Inside This Issue - Opinion
Anderson makes NACDS work for members
April 22nd, 2013
Members of the National Association of Chain Drug Stores have many reasons to be satisfied as the organization marks its 80th year.
The pharmacies they operate are an essential component of the nation’s health care system, the value of the services they provide is garnering more recognition among payers and policy makers, and the balance of the store is relied on by millions of Americans as a convenient source of H&BAs, consumables and other front-end merchandise.
Despite the tough economic climate, seemingly relentless downward pressure on prescription drug margins and intense competition, the chain pharmacy industry plays an integral part in meeting — to borrow a phrase from Walgreens — the health and daily living needs of consumers.
The performance of NACDS, which is now holding its Annual Meeting at The Breakers in Palm Beach, is another cause for contentment. Acting on the insight of president and chief executive officer Steve Anderson that associations stand at the nexus of business and public policy, NACDS functions as a forceful advocate for community pharmacy, both in Washington and in the states; works to raise the profile of the profession throughout society; and finds new ways to meet the needs of association members.
When Anderson arrived six years ago, he narrowed the organization’s focus to concentrate on those imperatives and, by adhering to that vision, NACDS has served chain pharmacy remarkably well.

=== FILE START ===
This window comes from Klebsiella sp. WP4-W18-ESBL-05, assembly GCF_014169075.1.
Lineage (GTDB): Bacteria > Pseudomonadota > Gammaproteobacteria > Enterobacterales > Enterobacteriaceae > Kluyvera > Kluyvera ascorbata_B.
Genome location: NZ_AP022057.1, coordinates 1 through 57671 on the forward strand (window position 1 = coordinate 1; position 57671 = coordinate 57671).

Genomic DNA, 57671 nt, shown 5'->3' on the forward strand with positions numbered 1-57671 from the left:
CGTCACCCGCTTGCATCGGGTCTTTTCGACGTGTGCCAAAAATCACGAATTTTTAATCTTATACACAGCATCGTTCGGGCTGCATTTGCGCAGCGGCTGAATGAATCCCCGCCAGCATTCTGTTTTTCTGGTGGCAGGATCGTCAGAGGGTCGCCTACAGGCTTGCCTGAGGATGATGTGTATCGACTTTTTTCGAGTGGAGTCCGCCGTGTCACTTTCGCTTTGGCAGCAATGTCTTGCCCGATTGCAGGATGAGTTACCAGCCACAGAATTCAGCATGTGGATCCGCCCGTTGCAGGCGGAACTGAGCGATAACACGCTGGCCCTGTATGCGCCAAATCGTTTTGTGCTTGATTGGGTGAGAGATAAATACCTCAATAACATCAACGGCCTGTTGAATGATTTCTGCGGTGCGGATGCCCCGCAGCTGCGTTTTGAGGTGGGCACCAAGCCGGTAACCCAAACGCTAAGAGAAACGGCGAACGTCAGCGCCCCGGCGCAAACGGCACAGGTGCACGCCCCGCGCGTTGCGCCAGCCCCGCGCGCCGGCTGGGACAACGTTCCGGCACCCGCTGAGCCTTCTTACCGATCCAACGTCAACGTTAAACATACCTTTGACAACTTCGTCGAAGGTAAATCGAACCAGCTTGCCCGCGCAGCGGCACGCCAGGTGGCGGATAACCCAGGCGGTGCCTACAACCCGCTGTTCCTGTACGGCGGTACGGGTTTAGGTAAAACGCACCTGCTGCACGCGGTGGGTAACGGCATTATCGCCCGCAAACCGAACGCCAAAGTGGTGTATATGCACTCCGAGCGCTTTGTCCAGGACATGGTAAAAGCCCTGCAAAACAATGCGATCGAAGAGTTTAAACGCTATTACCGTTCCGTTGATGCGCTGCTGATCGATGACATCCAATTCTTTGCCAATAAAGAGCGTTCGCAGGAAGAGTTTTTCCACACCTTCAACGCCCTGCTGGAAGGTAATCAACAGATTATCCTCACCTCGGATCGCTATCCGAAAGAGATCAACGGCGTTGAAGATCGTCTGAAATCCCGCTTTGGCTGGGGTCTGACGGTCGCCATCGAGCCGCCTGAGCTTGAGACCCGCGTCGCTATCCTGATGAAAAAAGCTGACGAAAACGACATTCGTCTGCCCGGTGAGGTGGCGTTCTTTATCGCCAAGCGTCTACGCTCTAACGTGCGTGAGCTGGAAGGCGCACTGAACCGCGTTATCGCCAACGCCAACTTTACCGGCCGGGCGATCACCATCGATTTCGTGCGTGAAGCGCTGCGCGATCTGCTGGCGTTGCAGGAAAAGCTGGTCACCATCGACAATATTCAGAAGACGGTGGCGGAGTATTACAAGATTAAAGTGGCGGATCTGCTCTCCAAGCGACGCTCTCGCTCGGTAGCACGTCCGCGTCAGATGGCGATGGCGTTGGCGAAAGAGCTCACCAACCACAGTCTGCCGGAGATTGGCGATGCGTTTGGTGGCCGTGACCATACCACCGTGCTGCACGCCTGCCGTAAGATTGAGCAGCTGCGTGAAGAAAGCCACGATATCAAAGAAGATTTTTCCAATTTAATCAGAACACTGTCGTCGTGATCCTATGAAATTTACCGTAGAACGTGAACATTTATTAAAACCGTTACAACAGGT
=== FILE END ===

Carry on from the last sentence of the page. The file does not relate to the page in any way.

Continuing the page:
Because of government’s extensive involvement in funding and regulating health care, pharmacy has as much at stake as any industry in its dealings with legislators and other officials. Anderson knows that, and with a keen understanding of how Washington works, backed by reading in history and political science, he has guided NACDS to a series of notable legislative and legal victories.
Among the most impressive were convincing Congress to include several pro-pharmacy provisions in the Affordable Care Act and legal action that stopped the Centers for Medicare and Medicaid Services from implementing changes in the reimbursement formula for prescription drugs paid for by Medicaid that would have had a serious adverse impact on pharmacy operators. The lawsuit saved the industry more than $5 billion before CMS abandoned its initial plan and agreed to go back to the drawing board.
Communicating pharmacy’s message to the broadest possible audience is another tenet of Anderson’s strategy. Engagement with other health care organizations (perhaps most notably the National Community Pharmacists Association), consumer groups and the media has increased significantly on his watch.
To cite just one instance, earlier this year Anderson, writing in response to an op-ed piece in The Wall Street Journal, stated the case for the positive role pharmacy can play as the nation’s health care system evolves: “While community pharmacies are best known for helping patients use medicines safely and stay healthy, innovative services of pharmacies and co-located clinics do even more to improve patient health and quality of life. These services include vaccinations, health screenings, education and more.”
NACDS’ biggest test in terms of enhancing member services still lies ahead. Set to debut in August, Total Store Expo will combine what were previously three conferences for the front end, pharmacy and supply chain.
The challenge for Anderson and his team is to ensure that the synergies envisioned materialize, making the event more than the sum of its parts. It’s a tall order but, based on the association’s recent track record, it’s likely to happen.